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Indian inquirers to visit Pakistan
 
 
 



NEW DELHI – India’s National Investigation Agency (NIA) probing the 26/11 attack, is likely to visit Pakistan in mid-January while a Pakistani judicial panel could visit India next week, Interior Minister Rehman Malik said on Saturday as he met Prime Minister Manmohan Singh to press him to visit Pakistan and his native village.
“Whatever trust deficit was there, it was removed,” he said of his talks with Indian leaders. Malik, who also met National Security Adviser Shivshankar Menon, sought to deflect the negative publicity evoked by his purported comparison of 26/11 with Babri Mosque’s demolition and offered an investigation into the death of Captain Saurabh Kalia in Kargil.
According to Indian news agencies, Prime Minister Manmohan Singh told Rehman Malik during the meeting that his visit to Pakistan was dependent on the progress in bringing to book those responsible for the Mumbai attacks. “People ask me about Bombay (Mumbai),” Malik quoted the prime minister as saying when asked when he would visit Pakistan, an invitation that was renewed Saturday.
Malik told reporters after the meeting that the prime minister spoke about the need for progress in the Pakistani probe into the attacks.
In an interview with NDTV news channel before his meeting with Manmohan, Malik said the issue of judicial commission was discussed during his meeting with Indian Home Minister Sushilkumar Shinde Friday evening. “Yesterday we worked out a way forward so that the (Pakistani) judicial commission could come next week,” Malik said. Malik said he had invited the NIA in the middle of January. “Let the FIA director general and NIA sit together and resolve issues,” Malik said. An eight-member Pakistani judicial commission visited India in March following a bilateral agreement, but did not cross-examine the witnesses. It is expected to do so during its next visit to the country and present its findings to the Pakistani court trying the 26.11 attack accused.
Shinde also took up the matter of voice samples of the 26/11 handlers, which India hopes has a match with the ones on tape giving directions during the Nov 26-29, 2008 attack. Malik said according to Pakistan’s law, the voice samples cannot be given unless the permission is given by the accused himself.
“We have moved the high court on the matter of (Lashkar-e-Tayyaba commander Zakiur Rehman Lakhvi’s voice sample and it is pending there,” he said, adding the high court was reminded about it two weeks ago. He said his government was taking steps to expedite trial of the seven people, including Lakhvi, in a Rawalpindi court.
On LeT founder Hafiz Saeed, Malik said he had been bailed out thrice by the court and “We have been stopped from arresting him; these are the orders of the high court.”
Malik who is on a three-day visit to India addressed a luncheon hosted by the Indian Supreme Court Bar Association. He said that he could issue arrest orders for Jamaat-ud-Dawa chief Hafiz Muhammad Saeed from India if New Delhi provided evidences against him. He repeated his statement of Friday, asking India to provide substantive evidence against him that can stand the test of court.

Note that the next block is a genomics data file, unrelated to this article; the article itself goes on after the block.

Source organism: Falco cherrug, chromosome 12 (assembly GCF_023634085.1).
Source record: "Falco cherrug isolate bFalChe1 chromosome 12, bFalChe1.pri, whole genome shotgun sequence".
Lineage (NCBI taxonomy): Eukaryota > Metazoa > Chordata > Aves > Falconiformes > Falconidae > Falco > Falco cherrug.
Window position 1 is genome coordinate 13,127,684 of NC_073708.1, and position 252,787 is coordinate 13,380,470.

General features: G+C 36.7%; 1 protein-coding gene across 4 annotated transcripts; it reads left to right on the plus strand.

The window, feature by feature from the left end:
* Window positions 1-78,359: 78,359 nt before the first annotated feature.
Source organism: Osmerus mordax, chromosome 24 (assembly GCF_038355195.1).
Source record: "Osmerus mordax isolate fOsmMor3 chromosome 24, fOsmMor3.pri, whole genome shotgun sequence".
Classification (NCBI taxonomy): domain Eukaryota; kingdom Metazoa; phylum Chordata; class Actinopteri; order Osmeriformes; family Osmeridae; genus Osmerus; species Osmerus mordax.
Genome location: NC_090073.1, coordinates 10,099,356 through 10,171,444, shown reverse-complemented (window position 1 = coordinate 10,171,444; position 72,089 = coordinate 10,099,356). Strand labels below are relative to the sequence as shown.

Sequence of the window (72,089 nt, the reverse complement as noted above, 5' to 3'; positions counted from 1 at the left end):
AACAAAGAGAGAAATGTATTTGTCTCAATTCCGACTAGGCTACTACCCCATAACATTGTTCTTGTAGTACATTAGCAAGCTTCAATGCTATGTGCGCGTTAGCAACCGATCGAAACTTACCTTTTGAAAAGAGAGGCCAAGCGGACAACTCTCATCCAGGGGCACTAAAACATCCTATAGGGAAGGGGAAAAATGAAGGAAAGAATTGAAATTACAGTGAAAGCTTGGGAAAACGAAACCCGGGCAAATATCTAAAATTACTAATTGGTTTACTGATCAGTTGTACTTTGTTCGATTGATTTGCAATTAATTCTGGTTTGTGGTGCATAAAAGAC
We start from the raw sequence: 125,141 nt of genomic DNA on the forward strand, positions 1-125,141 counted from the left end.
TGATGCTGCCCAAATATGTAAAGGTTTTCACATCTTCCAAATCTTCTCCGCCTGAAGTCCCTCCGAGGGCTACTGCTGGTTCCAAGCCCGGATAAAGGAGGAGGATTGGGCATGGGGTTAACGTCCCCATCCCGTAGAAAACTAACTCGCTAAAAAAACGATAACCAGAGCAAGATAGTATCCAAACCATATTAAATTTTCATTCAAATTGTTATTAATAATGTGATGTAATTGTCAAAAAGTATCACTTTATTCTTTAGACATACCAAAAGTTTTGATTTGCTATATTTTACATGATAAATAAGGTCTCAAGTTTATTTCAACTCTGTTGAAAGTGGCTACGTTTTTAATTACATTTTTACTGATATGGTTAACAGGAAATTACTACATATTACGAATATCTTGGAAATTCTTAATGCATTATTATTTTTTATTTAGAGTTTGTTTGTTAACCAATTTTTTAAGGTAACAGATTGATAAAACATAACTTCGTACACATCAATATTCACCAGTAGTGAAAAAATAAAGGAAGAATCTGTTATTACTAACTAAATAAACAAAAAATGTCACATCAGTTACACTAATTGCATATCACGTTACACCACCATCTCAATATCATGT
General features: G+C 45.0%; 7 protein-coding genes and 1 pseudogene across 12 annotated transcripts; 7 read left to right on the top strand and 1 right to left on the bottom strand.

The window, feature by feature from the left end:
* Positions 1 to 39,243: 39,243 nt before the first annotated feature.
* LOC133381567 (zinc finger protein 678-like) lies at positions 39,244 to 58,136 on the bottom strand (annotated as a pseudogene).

Speaking to reporters later, Malik said he had spoken about Babri mosque in context of inter-faith harmony. “9/11, 26/11 happened. There were blasts in Quetta and Bombay (Mumbai). Babri mosque demolition happened. We want any such incident should not happen in India or Pakistan,” he said and added his intention was not to hurt any person
Referring to Pakistan’s invitation to Manmohan Singh to visit Pakistan, Malik said he told the prime minister that people of his native district, Chakwal, wanted to meet him. Referring to Pakistan’s invitation to Manmohan Singh to visit the country, Malik said he told the prime minister that people of his native Chakwal district wanted to meet him.
 He said Manmohan Singh was not only a prime minister but also enjoyed respect globally. “If he does not come, the people of Pakistan will be disappointed,” Malik said. The minister said he explained to the prime minister the steps taken to bring to book those involved in the 26/11 attacks.
On his remarks on Kalia, Malik said in his interview: “My full sympathies are with the family. Since the matter concerns the ministry of defence, I will take the information and have it investigated. The cause of death is not yet determined. Had he been tortured, how could you expect that we would have given such a body back, knowing the reaction it would elicit?” He also said that India had never raised with Pakistan in any way the issue of Kalia’s death.
Malik denied he had equated the demolition of the Babri Masjid with terror attacks. “When I spoke of Babri, I never compared it with terror acts,” he said, adding: “What I said is that we do not want ugly incidents. I Never made such a comparison,” Malik said. He accused the media of creating the agenda for the India-Pakistan talks, terming it not fair.
Speaking exclusively to Headlines Today Executive Editor Rahul Kanwal, Malik said he will probe Capt Kalia’s case once he returns to Pakistan. “I never meant to insult Capt Kalia.” On the issue of pending trial against perpetrators of the 2008 Mumbai attacks, the interior minister said, “We recognise that the 26/11 trail is an irritant for India. The delay in the case is due to judicial process. “However, he added that the Pakistan government is doing its best to bring the guilty to book.
Malik virtually rejected India’s demand for action against Hafiz Saeed on the basis of dossiers provided so far, saying hard and substantive evidence is needed to arrest him. “There is a difference between information and evidence,” he said.

 
 
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